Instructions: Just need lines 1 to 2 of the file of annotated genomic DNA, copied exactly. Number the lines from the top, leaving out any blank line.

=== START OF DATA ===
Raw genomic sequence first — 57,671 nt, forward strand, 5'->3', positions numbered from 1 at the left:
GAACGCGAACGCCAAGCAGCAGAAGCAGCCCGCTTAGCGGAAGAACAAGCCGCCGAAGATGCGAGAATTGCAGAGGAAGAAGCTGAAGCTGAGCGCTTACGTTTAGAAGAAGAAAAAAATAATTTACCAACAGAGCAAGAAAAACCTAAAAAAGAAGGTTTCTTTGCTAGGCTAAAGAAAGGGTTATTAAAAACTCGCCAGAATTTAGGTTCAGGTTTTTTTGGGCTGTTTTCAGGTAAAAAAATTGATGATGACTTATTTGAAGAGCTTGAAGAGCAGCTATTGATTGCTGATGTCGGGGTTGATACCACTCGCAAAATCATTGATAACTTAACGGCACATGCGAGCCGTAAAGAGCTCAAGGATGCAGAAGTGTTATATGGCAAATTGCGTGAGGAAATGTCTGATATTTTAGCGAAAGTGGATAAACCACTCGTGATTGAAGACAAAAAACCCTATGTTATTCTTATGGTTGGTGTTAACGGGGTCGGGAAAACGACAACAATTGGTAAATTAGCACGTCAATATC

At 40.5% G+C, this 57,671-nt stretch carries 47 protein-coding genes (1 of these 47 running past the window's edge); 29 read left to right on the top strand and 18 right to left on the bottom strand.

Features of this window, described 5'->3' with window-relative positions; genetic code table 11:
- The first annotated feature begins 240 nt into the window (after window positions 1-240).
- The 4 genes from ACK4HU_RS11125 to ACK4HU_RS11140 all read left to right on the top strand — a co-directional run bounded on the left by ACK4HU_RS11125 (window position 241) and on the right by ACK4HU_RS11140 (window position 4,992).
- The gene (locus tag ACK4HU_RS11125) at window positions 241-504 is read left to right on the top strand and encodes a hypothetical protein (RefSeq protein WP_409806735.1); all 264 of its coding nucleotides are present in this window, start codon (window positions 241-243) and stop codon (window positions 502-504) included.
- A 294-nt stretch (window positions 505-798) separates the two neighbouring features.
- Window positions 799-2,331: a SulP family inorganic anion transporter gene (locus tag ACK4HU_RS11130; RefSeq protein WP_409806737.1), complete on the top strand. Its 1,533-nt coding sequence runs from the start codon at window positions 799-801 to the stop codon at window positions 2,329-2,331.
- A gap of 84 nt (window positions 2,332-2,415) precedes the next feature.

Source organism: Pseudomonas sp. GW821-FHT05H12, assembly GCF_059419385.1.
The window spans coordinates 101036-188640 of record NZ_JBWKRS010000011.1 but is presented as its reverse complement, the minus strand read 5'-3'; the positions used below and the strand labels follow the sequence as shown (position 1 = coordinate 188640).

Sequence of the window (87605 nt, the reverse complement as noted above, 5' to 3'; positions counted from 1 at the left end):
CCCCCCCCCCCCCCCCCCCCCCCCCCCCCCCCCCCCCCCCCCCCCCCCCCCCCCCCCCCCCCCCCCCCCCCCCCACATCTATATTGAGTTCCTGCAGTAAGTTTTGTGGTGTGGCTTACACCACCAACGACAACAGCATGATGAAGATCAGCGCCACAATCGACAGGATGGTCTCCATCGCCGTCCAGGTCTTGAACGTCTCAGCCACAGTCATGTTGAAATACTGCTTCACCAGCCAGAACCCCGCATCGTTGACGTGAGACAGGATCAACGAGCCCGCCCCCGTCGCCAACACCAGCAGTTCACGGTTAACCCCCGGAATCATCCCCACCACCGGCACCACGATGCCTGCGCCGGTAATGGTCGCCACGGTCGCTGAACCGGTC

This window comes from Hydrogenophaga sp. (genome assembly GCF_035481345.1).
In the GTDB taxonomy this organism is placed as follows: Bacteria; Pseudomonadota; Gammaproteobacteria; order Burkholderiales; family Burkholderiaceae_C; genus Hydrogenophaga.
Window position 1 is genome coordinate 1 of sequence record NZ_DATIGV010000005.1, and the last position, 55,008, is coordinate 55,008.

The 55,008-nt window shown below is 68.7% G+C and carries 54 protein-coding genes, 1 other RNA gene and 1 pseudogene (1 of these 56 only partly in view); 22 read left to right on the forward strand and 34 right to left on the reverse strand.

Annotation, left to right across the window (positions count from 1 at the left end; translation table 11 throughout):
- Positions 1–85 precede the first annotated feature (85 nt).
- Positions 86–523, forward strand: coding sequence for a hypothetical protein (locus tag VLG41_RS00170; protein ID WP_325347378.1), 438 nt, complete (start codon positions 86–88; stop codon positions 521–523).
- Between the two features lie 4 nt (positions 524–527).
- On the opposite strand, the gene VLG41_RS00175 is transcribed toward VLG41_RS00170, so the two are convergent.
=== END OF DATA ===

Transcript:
Raw genomic sequence first — 57,671 nt, forward strand, 5'->3', positions numbered from 1 at the left:
GAACGCGAACGCCAAGCAGCAGAAGCAGCCCGCTTAGCGGAAGAACAAGCCGCCGAAGATGCGAGAATTGCAGAGGAAGAAGCTGAAGCTGAGCGCTTACGTTTAGAAGAAGAAAAAAATAATTTACCAACAGAGCAAGAAAAACCTAAAAAAGAAGGTTTCTTTGCTAGGCTAAAGAAAGGGTTATTAAAAACTCGCCAGAATTTAGGTTCAGGTTTTTTTGGGCTGTTTTCAGGTAAAAAAATTGATGATGACTTATTTGAAGAGCTTGAAGAGCAGCTATTGATTGCTGATGTCGGGGTTGATACCACTCGCAAAATCATTGATAACTTAACGGCACATGCGAGCCGTAAAGAGCTCAAGGATGCAGAAGTGTTATATGGCAAATTGCGTGAGGAAATGTCTGATATTTTAGCGAAAGTGGATAAACCACTCGTGATTGAAGACAAAAAACCCTATGTTATTCTTATGGTTGGTGTTAACGGGGTCGGGAAAACGACAACAATTGGTAAATTAGCACGTCAATATC